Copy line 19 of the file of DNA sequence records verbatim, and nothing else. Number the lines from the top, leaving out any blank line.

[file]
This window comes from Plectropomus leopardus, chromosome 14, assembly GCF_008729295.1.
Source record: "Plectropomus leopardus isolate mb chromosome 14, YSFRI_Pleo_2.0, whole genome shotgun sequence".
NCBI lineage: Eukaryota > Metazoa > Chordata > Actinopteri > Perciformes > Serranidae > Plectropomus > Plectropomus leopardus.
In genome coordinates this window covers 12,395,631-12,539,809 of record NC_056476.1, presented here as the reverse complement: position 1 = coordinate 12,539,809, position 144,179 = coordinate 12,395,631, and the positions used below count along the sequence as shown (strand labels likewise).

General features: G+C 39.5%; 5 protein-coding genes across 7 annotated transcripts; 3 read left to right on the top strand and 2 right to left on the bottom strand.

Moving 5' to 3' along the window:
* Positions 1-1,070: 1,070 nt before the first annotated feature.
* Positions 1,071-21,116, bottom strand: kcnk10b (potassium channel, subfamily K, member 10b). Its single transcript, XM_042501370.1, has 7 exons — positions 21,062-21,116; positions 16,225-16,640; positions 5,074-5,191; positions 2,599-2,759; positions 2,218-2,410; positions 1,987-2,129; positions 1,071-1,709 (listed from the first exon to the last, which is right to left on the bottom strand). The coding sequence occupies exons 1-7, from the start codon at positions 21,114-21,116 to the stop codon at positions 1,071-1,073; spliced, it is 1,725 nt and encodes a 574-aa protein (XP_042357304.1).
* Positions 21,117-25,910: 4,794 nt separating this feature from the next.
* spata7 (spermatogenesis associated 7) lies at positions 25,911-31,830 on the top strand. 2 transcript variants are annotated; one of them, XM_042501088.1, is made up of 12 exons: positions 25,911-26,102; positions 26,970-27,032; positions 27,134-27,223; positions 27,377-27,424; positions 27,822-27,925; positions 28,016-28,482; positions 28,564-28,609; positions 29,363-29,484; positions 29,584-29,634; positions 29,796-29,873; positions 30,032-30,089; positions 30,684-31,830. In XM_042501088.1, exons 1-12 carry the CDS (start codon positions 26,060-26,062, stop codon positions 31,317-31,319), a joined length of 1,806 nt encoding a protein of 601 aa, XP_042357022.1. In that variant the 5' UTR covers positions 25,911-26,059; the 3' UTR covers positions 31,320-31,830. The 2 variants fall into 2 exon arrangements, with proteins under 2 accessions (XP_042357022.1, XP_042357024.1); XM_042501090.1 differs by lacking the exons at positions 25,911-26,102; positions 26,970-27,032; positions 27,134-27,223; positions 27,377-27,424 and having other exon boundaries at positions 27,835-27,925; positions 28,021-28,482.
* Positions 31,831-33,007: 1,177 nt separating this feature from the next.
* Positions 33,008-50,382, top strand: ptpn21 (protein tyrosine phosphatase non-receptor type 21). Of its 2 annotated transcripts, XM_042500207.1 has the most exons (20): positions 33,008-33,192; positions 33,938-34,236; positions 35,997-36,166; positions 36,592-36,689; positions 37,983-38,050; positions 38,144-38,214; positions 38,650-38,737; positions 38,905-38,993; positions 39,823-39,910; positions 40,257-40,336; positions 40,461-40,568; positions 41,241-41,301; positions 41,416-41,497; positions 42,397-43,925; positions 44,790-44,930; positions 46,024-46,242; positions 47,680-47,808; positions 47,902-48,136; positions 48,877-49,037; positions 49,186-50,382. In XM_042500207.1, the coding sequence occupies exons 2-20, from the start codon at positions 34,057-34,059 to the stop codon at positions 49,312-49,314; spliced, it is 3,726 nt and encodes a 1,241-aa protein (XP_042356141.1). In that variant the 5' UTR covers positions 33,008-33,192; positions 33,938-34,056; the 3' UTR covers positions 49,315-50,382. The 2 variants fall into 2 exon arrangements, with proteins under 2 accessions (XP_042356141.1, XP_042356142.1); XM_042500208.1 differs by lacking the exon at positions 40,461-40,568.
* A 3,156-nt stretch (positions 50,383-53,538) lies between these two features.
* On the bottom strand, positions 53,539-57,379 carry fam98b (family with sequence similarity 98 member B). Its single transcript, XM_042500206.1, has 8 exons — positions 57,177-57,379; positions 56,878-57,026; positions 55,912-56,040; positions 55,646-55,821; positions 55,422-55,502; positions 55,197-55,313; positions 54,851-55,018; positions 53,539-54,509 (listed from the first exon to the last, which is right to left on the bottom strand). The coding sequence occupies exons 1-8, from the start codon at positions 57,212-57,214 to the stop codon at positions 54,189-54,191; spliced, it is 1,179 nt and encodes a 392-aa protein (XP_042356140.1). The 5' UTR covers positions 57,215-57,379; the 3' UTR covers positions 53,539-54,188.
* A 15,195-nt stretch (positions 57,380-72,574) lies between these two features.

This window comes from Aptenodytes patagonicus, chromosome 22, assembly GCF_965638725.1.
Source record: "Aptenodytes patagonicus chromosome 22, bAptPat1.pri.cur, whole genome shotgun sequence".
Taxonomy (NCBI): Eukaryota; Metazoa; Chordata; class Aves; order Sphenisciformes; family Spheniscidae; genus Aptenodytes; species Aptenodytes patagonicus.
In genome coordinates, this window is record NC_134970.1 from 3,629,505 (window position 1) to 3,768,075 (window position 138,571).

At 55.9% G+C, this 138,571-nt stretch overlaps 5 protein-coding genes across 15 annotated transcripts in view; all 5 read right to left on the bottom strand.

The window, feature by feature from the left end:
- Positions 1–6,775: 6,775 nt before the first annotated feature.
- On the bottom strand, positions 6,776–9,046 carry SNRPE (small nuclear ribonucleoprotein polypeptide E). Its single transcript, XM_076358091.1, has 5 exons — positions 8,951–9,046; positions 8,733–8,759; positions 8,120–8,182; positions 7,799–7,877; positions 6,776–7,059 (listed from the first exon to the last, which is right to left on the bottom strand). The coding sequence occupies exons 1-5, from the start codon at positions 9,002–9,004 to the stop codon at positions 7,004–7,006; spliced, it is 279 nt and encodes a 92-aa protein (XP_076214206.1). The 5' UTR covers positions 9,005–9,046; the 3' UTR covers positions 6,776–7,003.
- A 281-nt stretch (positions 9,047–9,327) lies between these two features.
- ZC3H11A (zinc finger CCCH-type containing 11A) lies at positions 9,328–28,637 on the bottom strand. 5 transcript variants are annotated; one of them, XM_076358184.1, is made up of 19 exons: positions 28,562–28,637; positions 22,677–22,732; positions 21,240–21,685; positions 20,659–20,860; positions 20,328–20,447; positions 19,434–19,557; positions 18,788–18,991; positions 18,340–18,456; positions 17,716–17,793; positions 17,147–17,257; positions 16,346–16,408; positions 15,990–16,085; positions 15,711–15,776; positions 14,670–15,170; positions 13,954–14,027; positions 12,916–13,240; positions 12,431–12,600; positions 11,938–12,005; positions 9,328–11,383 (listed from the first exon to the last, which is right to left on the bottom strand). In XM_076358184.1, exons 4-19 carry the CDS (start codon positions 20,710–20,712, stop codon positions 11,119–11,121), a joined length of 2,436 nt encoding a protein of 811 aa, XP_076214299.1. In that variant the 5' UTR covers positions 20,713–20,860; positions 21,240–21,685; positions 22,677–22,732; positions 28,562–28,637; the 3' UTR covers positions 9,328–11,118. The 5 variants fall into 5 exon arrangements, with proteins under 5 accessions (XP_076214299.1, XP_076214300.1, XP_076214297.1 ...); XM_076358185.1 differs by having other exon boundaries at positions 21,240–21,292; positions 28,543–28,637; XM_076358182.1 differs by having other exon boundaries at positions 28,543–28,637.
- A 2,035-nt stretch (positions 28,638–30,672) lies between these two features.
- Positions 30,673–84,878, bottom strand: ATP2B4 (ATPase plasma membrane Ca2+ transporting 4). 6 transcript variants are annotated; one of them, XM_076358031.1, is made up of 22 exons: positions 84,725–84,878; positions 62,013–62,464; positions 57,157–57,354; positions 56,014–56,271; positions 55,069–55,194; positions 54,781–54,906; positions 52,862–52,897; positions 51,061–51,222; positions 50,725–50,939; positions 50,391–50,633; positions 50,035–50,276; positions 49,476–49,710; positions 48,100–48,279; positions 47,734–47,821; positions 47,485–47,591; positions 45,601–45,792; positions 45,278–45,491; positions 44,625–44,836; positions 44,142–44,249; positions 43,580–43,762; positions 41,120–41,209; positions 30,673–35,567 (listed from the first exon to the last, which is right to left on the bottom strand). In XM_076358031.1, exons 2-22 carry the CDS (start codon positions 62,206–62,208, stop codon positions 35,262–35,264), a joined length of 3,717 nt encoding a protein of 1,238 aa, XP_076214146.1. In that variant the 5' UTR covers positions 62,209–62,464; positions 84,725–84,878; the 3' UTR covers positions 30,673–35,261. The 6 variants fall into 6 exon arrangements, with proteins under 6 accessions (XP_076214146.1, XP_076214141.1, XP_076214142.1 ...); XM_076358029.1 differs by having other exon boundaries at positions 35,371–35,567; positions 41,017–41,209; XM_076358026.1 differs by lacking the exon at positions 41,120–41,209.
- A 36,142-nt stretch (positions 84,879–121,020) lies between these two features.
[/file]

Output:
In genome coordinates, this window is record NC_134970.1 from 3,629,505 (window position 1) to 3,768,075 (window position 138,571).